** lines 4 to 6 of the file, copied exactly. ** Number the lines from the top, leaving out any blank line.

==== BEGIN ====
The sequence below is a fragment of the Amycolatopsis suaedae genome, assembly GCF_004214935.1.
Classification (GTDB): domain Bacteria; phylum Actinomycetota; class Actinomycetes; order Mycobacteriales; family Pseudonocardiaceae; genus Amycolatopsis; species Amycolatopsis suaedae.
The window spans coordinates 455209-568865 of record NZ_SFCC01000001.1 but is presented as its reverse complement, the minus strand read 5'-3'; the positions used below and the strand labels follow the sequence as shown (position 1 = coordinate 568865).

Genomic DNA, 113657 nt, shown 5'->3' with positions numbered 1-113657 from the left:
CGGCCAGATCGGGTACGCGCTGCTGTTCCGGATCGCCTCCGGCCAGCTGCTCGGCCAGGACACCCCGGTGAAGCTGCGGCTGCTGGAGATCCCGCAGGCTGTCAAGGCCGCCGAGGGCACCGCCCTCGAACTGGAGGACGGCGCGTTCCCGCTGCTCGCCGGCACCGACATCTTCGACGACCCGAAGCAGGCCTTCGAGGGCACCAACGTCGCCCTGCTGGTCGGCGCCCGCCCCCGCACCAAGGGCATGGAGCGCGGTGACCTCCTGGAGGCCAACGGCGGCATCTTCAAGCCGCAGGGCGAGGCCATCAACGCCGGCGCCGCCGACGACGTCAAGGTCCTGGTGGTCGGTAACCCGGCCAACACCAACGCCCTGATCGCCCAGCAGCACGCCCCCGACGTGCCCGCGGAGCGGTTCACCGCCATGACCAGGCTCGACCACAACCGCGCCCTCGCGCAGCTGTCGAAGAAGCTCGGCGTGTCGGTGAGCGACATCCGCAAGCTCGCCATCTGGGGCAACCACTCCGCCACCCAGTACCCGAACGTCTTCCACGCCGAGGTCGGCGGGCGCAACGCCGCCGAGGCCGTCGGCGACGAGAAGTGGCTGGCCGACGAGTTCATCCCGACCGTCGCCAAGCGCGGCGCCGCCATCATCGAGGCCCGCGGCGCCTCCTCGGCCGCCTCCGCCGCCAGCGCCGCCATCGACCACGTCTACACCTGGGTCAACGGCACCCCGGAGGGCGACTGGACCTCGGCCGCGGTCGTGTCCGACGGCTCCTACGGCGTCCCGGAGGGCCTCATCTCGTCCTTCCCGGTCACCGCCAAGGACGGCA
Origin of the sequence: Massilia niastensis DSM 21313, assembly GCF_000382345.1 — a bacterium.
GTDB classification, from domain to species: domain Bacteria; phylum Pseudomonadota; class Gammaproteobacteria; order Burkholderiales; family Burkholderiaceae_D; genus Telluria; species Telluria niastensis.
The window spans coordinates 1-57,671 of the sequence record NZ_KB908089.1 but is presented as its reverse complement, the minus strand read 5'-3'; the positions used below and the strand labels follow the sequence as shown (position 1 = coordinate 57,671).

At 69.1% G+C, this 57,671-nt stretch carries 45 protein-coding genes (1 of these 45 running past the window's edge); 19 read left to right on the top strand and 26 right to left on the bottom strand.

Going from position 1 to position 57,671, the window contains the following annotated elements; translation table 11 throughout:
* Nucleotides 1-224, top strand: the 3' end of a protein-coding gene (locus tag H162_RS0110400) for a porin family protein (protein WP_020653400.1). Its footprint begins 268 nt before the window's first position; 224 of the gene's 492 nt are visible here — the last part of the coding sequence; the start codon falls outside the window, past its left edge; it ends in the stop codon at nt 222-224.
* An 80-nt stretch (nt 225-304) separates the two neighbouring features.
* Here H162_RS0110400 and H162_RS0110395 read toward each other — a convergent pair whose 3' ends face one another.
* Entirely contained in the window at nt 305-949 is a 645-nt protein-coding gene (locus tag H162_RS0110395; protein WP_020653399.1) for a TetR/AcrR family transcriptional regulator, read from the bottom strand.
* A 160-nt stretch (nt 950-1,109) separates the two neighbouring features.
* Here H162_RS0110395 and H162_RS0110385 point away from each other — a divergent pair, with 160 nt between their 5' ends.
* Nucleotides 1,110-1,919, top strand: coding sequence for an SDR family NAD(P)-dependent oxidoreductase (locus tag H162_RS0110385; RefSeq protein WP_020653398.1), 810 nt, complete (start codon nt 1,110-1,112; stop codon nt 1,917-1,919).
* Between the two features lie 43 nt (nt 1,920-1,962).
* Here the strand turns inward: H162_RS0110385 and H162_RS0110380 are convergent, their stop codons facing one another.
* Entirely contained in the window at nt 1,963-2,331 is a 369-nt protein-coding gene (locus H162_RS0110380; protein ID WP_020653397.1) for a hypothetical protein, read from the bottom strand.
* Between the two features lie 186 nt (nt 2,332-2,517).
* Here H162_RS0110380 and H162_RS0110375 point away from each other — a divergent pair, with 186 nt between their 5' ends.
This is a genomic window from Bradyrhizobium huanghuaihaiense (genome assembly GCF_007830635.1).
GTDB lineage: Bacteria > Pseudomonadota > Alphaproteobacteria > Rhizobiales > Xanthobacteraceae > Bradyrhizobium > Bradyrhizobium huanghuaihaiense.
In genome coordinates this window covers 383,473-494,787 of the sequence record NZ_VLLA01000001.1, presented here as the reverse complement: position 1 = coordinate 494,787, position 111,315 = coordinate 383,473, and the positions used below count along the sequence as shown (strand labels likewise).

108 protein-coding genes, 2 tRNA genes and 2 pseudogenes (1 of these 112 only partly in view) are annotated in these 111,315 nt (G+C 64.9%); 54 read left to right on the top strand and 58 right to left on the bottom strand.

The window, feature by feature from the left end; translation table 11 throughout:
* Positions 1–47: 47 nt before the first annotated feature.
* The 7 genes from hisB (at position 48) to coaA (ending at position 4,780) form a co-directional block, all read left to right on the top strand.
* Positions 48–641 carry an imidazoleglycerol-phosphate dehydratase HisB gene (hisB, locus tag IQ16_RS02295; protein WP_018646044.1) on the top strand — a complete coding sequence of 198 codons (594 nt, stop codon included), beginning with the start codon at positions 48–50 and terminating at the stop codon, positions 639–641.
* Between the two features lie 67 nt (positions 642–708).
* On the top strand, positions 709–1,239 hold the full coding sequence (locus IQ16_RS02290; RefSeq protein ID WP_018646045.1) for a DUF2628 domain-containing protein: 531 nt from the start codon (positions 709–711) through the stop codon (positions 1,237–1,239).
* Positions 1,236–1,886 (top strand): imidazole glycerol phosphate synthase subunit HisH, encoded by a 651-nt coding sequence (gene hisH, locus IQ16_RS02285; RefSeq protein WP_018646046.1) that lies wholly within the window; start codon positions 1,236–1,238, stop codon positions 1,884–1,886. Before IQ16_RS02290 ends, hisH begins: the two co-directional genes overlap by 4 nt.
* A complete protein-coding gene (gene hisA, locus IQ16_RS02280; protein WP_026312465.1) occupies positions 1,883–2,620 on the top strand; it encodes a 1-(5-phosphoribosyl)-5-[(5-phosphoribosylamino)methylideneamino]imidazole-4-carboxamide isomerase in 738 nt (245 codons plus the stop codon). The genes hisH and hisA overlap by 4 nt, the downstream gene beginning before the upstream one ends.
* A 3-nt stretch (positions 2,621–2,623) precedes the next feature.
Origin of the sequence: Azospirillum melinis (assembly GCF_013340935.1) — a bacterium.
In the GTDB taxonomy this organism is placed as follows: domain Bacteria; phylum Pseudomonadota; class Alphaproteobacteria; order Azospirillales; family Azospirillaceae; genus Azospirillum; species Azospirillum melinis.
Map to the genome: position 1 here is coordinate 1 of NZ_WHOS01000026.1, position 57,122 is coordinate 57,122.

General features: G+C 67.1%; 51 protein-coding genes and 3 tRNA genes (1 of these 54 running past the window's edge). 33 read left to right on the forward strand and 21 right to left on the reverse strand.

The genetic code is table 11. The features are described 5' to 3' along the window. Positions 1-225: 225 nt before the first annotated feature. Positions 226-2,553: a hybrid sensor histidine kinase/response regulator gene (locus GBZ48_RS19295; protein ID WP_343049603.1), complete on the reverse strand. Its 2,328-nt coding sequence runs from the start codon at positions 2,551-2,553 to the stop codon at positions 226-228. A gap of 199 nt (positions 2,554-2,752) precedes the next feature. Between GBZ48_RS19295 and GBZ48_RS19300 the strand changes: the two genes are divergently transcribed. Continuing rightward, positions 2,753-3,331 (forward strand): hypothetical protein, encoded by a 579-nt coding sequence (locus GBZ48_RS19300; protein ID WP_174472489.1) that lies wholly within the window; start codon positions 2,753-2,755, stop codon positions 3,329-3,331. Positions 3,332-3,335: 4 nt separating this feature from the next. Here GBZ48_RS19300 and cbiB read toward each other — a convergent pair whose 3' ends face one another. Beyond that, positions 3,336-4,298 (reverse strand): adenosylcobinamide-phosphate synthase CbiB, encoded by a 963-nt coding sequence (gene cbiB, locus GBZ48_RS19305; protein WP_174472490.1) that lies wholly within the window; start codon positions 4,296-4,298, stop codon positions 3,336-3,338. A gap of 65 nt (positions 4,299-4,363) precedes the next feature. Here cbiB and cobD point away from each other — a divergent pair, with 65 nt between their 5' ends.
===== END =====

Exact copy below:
Genomic DNA, 113657 nt, shown 5'->3' with positions numbered 1-113657 from the left:
CGGCCAGATCGGGTACGCGCTGCTGTTCCGGATCGCCTCCGGCCAGCTGCTCGGCCAGGACACCCCGGTGAAGCTGCGGCTGCTGGAGATCCCGCAGGCTGTCAAGGCCGCCGAGGGCACCGCCCTCGAACTGGAGGACGGCGCGTTCCCGCTGCTCGCCGGCACCGACATCTTCGACGACCCGAAGCAGGCCTTCGAGGGCACCAACGTCGCCCTGCTGGTCGGCGCCCGCCCCCGCACCAAGGGCATGGAGCGCGGTGACCTCCTGGAGGCCAACGGCGGCATCTTCAAGCCGCAGGGCGAGGCCATCAACGCCGGCGCCGCCGACGACGTCAAGGTCCTGGTGGTCGGTAACCCGGCCAACACCAACGCCCTGATCGCCCAGCAGCACGCCCCCGACGTGCCCGCGGAGCGGTTCACCGCCATGACCAGGCTCGACCACAACCGCGCCCTCGCGCAGCTGTCGAAGAAGCTCGGCGTGTCGGTGAGCGACATCCGCAAGCTCGCCATCTGGGGCAACCACTCCGCCACCCAGTACCCGAACGTCTTCCACGCCGAGGTCGGCGGGCGCAACGCCGCCGAGGCCGTCGGCGACGAGAAGTGGCTGGCCGACGAGTTCATCCCGACCGTCGCCAAGCGCGGCGCCGCCATCATCGAGGCCCGCGGCGCCTCCTCGGCCGCCTCCGCCGCCAGCGCCGCCATCGACCACGTCTACACCTGGGTCAACGGCACCCCGGAGGGCGACTGGACCTCGGCCGCGGTCGTGTCCGACGGCTCCTACGGCGTCCCGGAGGGCCTCATCTCGTCCTTCCCGGTCACCGCCAAGGACGGCA
Origin of the sequence: Massilia niastensis DSM 21313, assembly GCF_000382345.1 — a bacterium.